High Court of Australia welcomes insurers to the party

February, 2016

By Ariel Borland, Partner; Jennifer O’Farrell, Associate; and Christine Blair, Lawyer

In CGU Insurance Limited v Blakeley [2016] HCA 2 (Blakeley), the High Court of Australia dismissed an appeal from the Court of Appeal of the Supreme Court of Victoria, and held that the federal jurisdiction invested in the Supreme Court of Victoria (Supreme Court) authorises State Supreme Courts to grant declarations in favour of a plaintiff that the defendant’s insurer is liable to indemnify the defendant.

The decision will be of particular importance to liquidators who pursue claims against directors who are prima facie indemnified by an insurance policy.  If there is any dispute with the insurer about its obligation to indemnify director defendants, a declaration can be sought in the substantive proceedings against the director defendants.

Facts

The first respondents, Ross Blakeley, Michael Ryan and Quentin Olde (the Liquidators), are liquidators of the second respondent, Akron Roads Pty Ltd (In Liquidation) (Akron).  On 9 April 2013, the Liquidators commenced an insolvent trading claim against Akron’s directors (the Directors) under sections 588G and 588M of the Corporations Act 2001 (Cth) (the Act).

On 4 December 2013, the Directors made a claim for professional indemnity under a policy of insurance with the appellant, CGU Insurance Ltd (CGU) in relation to the Liquidators’ insolvent trading claim.  CGU denied that they were liable under the policy due to the operation of various exceptions in the policy.

On 20 August 2014, the Liquidators filed an interlocutory process seeking:

  1. an order pursuant to rule 9.06(b) of the Supreme Court (General Civil Procedure) Rules 2005 that CGU be joined to the proceeding as a defendant;  and
  2. leave to seek a declaration that CGU was liable to indemnify the Directors under the policy in respect of any judgment and costs order in favour of the Liquidators.

At first instance, his Honour Justice Judd made the orders sought by the Liquidators.  The Court of Appeal dismissed CGU’s appeal and CGU appealed to the High Court.  Before the High Court, CGU asserted that the Supreme Court lacked jurisdiction to join CGU and to grant the declaratory relief sought by the Liquidators due to the private contract of insurance between CGU and the Directors and in circumstances where the Directors were not themselves entitled to pursue a claim against CGU.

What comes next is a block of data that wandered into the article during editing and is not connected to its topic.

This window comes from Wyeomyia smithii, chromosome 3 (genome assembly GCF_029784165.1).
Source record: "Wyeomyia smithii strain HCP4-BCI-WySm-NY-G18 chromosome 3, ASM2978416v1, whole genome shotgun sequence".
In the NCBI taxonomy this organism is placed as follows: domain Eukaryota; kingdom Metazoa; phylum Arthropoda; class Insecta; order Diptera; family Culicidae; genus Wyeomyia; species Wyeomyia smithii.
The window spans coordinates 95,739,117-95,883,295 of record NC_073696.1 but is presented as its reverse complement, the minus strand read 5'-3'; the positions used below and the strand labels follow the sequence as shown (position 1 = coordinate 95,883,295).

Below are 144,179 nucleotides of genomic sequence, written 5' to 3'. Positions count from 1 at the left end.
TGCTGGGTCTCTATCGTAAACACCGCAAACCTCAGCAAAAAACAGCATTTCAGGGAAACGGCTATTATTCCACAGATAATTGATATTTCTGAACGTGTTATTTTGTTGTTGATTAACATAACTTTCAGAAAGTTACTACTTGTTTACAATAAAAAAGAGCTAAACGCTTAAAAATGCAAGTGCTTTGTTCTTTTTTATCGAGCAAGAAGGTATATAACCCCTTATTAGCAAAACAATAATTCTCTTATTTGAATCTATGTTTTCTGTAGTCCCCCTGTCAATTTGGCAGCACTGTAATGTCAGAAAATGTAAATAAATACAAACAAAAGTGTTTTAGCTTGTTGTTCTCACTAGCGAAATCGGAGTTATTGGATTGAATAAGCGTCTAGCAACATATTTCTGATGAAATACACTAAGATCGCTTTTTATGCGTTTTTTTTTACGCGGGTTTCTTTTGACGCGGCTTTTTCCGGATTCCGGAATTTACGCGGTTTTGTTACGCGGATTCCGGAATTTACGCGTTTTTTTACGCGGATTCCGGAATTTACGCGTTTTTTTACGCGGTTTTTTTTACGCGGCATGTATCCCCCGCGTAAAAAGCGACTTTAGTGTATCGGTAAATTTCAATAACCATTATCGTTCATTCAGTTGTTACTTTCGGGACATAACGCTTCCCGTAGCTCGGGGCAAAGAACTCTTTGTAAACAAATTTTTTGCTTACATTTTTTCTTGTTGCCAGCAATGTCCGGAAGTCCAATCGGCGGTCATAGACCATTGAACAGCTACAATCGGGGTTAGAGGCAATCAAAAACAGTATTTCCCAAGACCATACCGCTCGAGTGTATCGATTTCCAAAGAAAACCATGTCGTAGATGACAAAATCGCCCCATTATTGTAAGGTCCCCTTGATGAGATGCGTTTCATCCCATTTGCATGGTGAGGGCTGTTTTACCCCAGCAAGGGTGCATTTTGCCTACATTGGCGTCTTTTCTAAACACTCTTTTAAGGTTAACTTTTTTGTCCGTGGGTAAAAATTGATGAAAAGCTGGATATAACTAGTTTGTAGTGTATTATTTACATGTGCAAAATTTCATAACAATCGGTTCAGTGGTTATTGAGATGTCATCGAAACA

The High Court’s Decision

On 11 February 2016, the High Court dismissed the appeal and held that the Liquidator’s claim for relief fell within the subject matter of the federal jurisdiction of the Supreme Court.

The federal jurisdiction of the Supreme Court was invoked because the claim related to federal legislation.  In particular:

  1. the Liquidators relied upon section 562 of the Act as a sufficient basis for the joinder of CGU, (and an analogous provision in section 117 of the Bankruptcy Act 1966 (Cth) which vests, in the trustee of bankruptcy, the right of a bankrupt to indemnify, under a contract of insurance, against liabilities to third parties); and
  2. CGU in its defence relied on section 21(1) of the Insurance Contracts Act 1984 (Cth).  In light of these pleadings, the jurisdiction invoked in the Supreme Court was federal jurisdiction.

The High Court noted that the Supreme Court had jurisdiction to determine matters arising under federal legislation by reason of section 39(2) of the Judiciary Act 1903 (Cth) (Judiciary Act).  The power to make the declaration in respect of CGU’s liability arose under section 36 of the Supreme Court Act 1986 (Vic) which was “picked up” by section 79 of the Judiciary Act, allowing the Supreme Court to make the declaration when exercising federal jurisdiction.

Conclusion

The Blakeley decision confirms that the federal jurisdiction invested in the Supreme Court of Victoria authorises it to make:

  1. orders joining an insurer to a proceeding in which the insurer may be liable to indemnify the defendants; and
  2. declarations that the insurer is liable to indemnify the defendants.

The decision is of particular utility to insolvency practitioners who sue a party (typically directors) in circumstances where an insurance policy may respond to the claim.  If the insurer disputes liability to indemnify the defendants, it is now clear that the practitioner can join the insurer to the proceeding and seek the appropriate declaration, even in circumstances where the claim is in State Supreme Courts.

Contact Mills Oakley

For more information, please contact:

ariel-borland

Ariel Borland | Partner

T: +61 3 9605 0015
E: aborland@millsoakley.com.au

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